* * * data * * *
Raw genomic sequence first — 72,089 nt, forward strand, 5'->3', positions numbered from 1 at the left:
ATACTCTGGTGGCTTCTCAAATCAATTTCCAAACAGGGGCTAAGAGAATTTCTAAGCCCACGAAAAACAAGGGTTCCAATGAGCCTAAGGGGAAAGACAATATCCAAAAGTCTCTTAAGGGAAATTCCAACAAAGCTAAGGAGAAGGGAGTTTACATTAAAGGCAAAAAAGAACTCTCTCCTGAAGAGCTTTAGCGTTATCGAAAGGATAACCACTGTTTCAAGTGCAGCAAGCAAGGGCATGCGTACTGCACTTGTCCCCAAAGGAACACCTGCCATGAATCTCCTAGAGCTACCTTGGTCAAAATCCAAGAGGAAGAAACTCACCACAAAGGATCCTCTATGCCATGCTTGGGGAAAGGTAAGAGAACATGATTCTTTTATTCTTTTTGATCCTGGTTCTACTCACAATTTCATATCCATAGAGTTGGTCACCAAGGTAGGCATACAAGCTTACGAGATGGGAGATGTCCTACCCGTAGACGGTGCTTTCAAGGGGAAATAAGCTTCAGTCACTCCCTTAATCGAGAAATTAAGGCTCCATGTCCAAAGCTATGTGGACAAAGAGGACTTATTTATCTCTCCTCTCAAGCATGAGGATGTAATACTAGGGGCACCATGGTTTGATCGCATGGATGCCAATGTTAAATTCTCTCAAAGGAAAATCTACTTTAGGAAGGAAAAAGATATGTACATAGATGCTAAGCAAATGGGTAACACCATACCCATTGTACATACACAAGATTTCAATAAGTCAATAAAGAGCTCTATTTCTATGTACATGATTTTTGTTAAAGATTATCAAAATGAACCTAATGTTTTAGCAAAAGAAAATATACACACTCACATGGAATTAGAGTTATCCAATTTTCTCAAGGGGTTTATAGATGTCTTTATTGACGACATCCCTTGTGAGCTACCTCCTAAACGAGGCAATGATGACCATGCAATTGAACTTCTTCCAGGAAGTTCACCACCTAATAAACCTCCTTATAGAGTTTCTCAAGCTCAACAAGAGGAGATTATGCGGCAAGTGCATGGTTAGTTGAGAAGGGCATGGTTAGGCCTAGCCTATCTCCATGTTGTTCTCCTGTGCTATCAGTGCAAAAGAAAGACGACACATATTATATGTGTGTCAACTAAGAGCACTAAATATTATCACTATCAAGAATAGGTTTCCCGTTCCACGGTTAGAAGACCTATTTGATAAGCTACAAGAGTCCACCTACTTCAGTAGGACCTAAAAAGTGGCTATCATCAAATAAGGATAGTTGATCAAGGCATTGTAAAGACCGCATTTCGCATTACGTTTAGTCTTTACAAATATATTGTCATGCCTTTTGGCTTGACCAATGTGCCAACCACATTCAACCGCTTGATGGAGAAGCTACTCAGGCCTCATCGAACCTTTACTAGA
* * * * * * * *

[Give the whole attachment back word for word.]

Raw genomic sequence first — 72,089 nt, forward strand, 5'->3', positions numbered from 1 at the left:
ATACTCTGGTGGCTTCTCAAATCAATTTCCAAACAGGGGCTAAGAGAATTTCTAAGCCCACGAAAAACAAGGGTTCCAATGAGCCTAAGGGGAAAGACAATATCCAAAAGTCTCTTAAGGGAAATTCCAACAAAGCTAAGGAGAAGGGAGTTTACATTAAAGGCAAAAAAGAACTCTCTCCTGAAGAGCTTTAGCGTTATCGAAAGGATAACCACTGTTTCAAGTGCAGCAAGCAAGGGCATGCGTACTGCACTTGTCCCCAAAGGAACACCTGCCATGAATCTCCTAGAGCTACCTTGGTCAAAATCCAAGAGGAAGAAACTCACCACAAAGGATCCTCTATGCCATGCTTGGGGAAAGGTAAGAGAACATGATTCTTTTATTCTTTTTGATCCTGGTTCTACTCACAATTTCATATCCATAGAGTTGGTCACCAAGGTAGGCATACAAGCTTACGAGATGGGAGATGTCCTACCCGTAGACGGTGCTTTCAAGGGGAAATAAGCTTCAGTCACTCCCTTAATCGAGAAATTAAGGCTCCATGTCCAAAGCTATGTGGACAAAGAGGACTTATTTATCTCTCCTCTCAAGCATGAGGATGTAATACTAGGGGCACCATGGTTTGATCGCATGGATGCCAATGTTAAATTCTCTCAAAGGAAAATCTACTTTAGGAAGGAAAAAGATATGTACATAGATGCTAAGCAAATGGGTAACACCATACCCATTGTACATACACAAGATTTCAATAAGTCAATAAAGAGCTCTATTTCTATGTACATGATTTTTGTTAAAGATTATCAAAATGAACCTAATGTTTTAGCAAAAGAAAATATACACACTCACATGGAATTAGAGTTATCCAATTTTCTCAAGGGGTTTATAGATGTCTTTATTGACGACATCCCTTGTGAGCTACCTCCTAAACGAGGCAATGATGACCATGCAATTGAACTTCTTCCAGGAAGTTCACCACCTAATAAACCTCCTTATAGAGTTTCTCAAGCTCAACAAGAGGAGATTATGCGGCAAGTGCATGGTTAGTTGAGAAGGGCATGGTTAGGCCTAGCCTATCTCCATGTTGTTCTCCTGTGCTATCAGTGCAAAAGAAAGACGACACATATTATATGTGTGTCAACTAAGAGCACTAAATATTATCACTATCAAGAATAGGTTTCCCGTTCCACGGTTAGAAGACCTATTTGATAAGCTACAAGAGTCCACCTACTTCAGTAGGACCTAAAAAGTGGCTATCATCAAATAAGGATAGTTGATCAAGGCATTGTAAAGACCGCATTTCGCATTACGTTTAGTCTTTACAAATATATTGTCATGCCTTTTGGCTTGACCAATGTGCCAACCACATTCAACCGCTTGATGGAGAAGCTACTCAGGCCTCATCGAACCTTTACTAGA